Physician anesthesiologist at Stanford at Associated Anesthesiologists Medical Group
Richard Novak, MD is a Stanford physician board certified in anesthesiology and internal medicine.Dr. Novak is an Adjunct Clinical Professor in the Department of Anesthesiology, Perioperative and Pain Medicine at Stanford University, the Medical Director at Waverley Surgery Center in Palo Alto, California, and a member of the Associated Anesthesiologists Medical Group in Palo Alto, California.

One goal of theanesthesiaconsultant.com is to make the practice of anesthesia safer. The practice of anesthesia on healthy patients is quite safe, but we want to do everything we can to avoid preventable errors.


The safety of anesthesia on ASA I and II patients has been compared to the safety record of commercial aviation. Few passengers board an airplane and worry they will die before they land at their destination. But planes do crash, and so do anesthetized patients.

In August 2107 the journal Anesthesiology published the study “Frequency and Type of Situational Awareness Errors Contributing to Death and Brain Damage,” authored by Christian M. Schulz MD et al. . This was an important study which documented what experienced anesthesiologists already know—although our specialty has never been safer, preventable deaths still occur.

The study analyzed the United States Anesthesia Closed Claims Project database of 10,546 malpractice claims between 2001-2013. A total of 266 cases of brain damage or death during anesthesia care in the operating room under the care of a solo anesthesiologist occurred. Of these 266 cases, 198 (74%) had a situational error by the solo anesthesia provider. Malpractice payments were made in 85% of these situational error cases, compared to only 46% in other cases. The total of 198 patients in 12 years averaged more than16 preventable deaths per year.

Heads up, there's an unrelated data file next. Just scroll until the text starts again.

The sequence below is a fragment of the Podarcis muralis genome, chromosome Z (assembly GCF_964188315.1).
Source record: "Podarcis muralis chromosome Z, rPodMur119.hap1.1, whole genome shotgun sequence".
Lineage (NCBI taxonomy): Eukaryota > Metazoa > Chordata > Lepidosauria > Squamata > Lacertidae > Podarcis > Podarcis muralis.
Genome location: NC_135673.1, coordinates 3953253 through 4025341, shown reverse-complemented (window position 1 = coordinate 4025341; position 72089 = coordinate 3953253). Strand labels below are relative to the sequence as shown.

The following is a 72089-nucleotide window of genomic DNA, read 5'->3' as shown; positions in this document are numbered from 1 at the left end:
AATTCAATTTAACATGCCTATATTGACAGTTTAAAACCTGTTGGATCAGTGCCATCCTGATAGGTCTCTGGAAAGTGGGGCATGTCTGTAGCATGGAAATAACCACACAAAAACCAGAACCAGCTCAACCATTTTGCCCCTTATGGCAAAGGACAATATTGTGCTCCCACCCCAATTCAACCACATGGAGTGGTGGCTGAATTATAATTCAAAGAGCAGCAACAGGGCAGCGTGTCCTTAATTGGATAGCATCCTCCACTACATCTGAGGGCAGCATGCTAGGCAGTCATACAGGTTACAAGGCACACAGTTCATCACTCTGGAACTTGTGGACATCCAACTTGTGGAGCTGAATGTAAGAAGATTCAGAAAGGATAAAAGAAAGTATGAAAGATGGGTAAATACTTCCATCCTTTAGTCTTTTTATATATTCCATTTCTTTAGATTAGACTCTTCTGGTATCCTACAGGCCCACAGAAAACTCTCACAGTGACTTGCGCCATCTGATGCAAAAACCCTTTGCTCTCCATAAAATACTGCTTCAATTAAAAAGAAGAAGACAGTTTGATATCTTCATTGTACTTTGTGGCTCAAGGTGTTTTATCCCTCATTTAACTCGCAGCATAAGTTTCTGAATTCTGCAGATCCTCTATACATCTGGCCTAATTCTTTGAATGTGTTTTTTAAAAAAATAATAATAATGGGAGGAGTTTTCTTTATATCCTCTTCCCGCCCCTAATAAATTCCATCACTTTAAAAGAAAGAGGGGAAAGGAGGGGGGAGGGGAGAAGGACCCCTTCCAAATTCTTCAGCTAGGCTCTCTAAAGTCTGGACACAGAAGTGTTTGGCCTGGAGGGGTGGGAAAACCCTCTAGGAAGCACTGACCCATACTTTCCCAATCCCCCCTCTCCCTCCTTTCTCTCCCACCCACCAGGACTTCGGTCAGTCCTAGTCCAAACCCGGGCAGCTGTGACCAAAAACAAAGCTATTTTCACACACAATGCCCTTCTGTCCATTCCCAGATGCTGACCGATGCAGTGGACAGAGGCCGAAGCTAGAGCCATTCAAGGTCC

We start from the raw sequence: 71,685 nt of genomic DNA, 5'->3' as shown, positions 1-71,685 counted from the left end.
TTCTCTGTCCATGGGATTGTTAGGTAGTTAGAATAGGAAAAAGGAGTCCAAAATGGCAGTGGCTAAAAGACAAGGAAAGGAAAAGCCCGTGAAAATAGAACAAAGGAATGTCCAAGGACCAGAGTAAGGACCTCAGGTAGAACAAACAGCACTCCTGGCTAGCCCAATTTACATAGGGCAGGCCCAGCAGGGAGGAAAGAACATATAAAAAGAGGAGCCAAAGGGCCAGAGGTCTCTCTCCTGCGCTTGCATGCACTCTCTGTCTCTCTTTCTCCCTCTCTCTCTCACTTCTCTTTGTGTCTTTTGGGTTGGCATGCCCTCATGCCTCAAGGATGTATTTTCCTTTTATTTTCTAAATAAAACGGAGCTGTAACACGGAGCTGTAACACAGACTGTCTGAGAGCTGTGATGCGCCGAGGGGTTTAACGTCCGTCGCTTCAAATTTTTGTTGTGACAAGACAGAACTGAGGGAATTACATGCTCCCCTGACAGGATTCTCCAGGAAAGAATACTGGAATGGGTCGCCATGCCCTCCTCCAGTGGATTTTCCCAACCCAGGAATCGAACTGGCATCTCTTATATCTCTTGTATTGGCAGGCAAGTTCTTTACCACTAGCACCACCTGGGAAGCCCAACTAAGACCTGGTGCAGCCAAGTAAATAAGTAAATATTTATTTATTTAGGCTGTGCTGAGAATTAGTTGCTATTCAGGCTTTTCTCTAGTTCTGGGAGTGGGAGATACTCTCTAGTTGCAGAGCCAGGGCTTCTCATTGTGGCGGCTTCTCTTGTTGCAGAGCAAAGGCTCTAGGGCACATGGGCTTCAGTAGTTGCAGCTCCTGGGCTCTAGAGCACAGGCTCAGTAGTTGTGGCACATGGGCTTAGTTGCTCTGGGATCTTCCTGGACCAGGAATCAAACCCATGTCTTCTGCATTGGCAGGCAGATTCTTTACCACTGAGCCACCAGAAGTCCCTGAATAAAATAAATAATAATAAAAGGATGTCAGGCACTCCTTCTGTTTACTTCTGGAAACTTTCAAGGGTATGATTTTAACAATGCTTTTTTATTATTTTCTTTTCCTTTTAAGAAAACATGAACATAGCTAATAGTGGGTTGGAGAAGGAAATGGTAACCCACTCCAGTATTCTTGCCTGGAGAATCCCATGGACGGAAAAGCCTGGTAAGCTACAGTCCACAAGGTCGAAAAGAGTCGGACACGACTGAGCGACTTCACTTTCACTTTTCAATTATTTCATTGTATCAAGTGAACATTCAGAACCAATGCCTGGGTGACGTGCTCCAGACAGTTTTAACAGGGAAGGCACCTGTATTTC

What was the definition of a situational error? The article sited three types: perception, comprehension, and projection.

PERCEPTION ERROR. A failure to gather information via history, the patient’s chart, physical exam, diagnostic tests, imaging, or monitors, including the absence of monitors.

COMPREHENSION ERROR. The information was available, but there was a failure to understand and diagnose the significance of information obtained from history, physical exam, diagnostic tests, imaging findings, or monitors.

PROJECTION ERROR. A failure to forecast future events or scenarios based on a high-level understanding of a problematic situation.

Of the 198 situational errors, perception errors were most common (42% of the cases), followed by comprehension errors (29%) and projection errors (29%).

72% of the errors occurred during general anesthetics, 23% occurred during monitored anesthesia care, and 5% occurred during regional anesthetics.

The primary damaging event differed in the 198 error cases vs. the 68 other cases. In the 198 situational error cases, respiratory events were the dominant category (p<.001), including inadequate oxygenation/ventilation (24%), difficult intubation (11%), and pulmonary aspiration (10%). In the 68 non-error cases, cardiovascular events were the dominant category. All the anesthesiologists were single practitioners, that is, they were not part of an anesthesia care team with a nurse anesthetist.

The authors of the study made the following points in their discussion of the findings:

  1. Many perception errors stemmed from lack of or lack of attention to respiratory monitoring. Key respiratory monitors were pulse oximetry and end-tidal CO2 monitors.
  2. Other common perception errors were missing preoperative information, which led to inadequate preoperative evaluation.